“What is it that makes the difference to Switzerland?” That’s one of the first questions being asked, when I tell Basque people where I come from. They’ve heard about the banks and the clocks with the cuckoos coming out every full hour. Some of them have travelled to Switzerland and tasted the famous cheese and chocolate. Recently I played a game with a Pole and Czech guy, when everyone had to speak out the three first associations that one had with the other countries. Switzerland was Matterhorn, Geneva and Victorinox. The first one is a famous mountain with the shape of which the Toblerone chocolate consists of, the second one a Swiss city and important finance place in the western situated French part of Switzerland and the third is a pocket knife made in Switzerland and used all around the world – actually quite useful when you would like to make a fire in the forest or something and would like to prepare a wooden stick or something like that.
So I encountered many prejudices and interesting associations, but my personal difference has nothing to do with anything material. That’s because I think that the difference is something emotional and not a measurement of one’s export industry or income per head. So what I tell the Basque people when they ask me about the differences to my own country I tell them: “You.” It’s the people that make the difference. And even though this is an answer that might be standard, it’s true. I will give you an example in form of a direct comparison:
In the Basque country, as far as I can assess it from what I know so far and without wanting to judge it, people work to live. Life and its pleasantries are valued very highly and people are aware of it. So they make festivals just to enjoy the moment, they sit with each other for long hours of talking, eating and drinking. They know a lot of people and meet knew people in the streets, just like that. Basque men and women can talk to a clerk in the kiosk as if they had known each other for years. It is the most normal thing in the world to talk with whoever you meet. I don’t know if it’s the sun that makes people automatically stay out longer hours, but it’s nice. I experienced this myself during this stay. Never in my life have I met more people in this amount of time – I already feel like I know half of the city. Yesterday when I went out I just naturally talked with everyone who was around me and had a hard time greeting everyone I knew. I think that in my situation as an Erasmus student I also appear more open for other people but I’m sure that it’s also the people here. I met a guy who was in Erasmus in Lausanne, Switzerland, and he said the Swiss people he encountered were rather cold and distanced – we consider the French part in which Lausanne is situated in more open than the German part in which I live in, by the way.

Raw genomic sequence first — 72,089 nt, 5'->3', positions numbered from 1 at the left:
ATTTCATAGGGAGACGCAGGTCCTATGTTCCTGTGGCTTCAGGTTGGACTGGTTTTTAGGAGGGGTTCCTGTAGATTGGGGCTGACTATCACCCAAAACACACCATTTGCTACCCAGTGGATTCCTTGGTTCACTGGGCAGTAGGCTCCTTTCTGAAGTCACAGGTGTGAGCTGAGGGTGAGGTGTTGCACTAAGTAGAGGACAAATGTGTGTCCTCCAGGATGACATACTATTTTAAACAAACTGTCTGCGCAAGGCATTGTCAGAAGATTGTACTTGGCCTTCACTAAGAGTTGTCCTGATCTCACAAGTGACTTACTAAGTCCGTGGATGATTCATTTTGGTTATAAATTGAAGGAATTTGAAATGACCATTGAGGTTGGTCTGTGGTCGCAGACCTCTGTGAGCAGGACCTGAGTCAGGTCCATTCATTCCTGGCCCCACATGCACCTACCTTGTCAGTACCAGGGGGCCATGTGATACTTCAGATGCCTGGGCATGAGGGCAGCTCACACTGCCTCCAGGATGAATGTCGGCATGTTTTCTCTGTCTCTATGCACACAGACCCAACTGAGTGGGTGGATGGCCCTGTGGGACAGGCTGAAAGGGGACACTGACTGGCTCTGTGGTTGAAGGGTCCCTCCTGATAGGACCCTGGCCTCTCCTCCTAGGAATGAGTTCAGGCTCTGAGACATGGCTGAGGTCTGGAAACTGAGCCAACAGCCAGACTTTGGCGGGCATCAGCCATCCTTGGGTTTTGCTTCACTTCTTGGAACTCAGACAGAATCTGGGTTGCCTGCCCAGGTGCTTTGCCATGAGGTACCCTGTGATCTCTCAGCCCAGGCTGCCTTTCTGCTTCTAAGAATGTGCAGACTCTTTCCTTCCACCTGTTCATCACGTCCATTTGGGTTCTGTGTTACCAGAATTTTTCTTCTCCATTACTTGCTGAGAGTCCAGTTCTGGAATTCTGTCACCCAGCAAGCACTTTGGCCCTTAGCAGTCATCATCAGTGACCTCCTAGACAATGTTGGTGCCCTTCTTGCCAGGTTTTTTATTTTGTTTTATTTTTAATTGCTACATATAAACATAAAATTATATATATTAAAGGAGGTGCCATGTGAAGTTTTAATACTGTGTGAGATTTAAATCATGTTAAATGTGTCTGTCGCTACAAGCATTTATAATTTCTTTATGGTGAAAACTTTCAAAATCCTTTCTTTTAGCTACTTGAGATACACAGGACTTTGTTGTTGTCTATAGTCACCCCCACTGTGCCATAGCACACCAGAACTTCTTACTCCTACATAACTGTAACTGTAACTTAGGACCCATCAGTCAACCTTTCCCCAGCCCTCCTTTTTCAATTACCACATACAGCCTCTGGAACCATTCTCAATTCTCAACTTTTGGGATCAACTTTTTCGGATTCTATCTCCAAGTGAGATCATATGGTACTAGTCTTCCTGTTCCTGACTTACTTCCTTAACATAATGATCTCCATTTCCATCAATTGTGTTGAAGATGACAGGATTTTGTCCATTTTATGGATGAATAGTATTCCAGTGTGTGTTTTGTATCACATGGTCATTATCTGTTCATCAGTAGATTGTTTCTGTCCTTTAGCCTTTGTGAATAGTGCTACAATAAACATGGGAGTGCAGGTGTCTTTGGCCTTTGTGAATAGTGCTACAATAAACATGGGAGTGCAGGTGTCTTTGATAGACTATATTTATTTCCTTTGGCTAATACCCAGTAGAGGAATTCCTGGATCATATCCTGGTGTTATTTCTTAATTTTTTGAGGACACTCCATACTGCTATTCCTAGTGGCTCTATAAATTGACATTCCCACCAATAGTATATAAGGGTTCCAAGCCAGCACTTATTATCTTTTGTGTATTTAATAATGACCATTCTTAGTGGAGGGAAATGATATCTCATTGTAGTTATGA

On the other hand there is Switzerland, which is without doubt a wealthy and successful example of a country. I love it for being beautiful and providing its people a lot of different possibilities. But being wealthy also means to work very hard. This is what I realise especially when I’m abroad. I would say most Swiss people live to work. We identify ourselves a lot with our work and enterprise and we don’t mind working long hours. During the week most people don’t go out because they think about the next morning, wanting to leave early for the mountain of work that is awaiting them. As a consequence social contacts can’t be maintained intensely. In addition to that it is unusual to talk to people you don’t know or aren’t introduced to by somebody you know. The own privacy is held high. So in Switzerland I would never bother the person sitting next to me in a train for example, as I think I might disturb him or her. But aren’t it the accidental clashes that can produce the most interesting talks?
So I definitely want to take these positive experiences of meeting and chatting with whomever you encounter. There’s nothing to lose!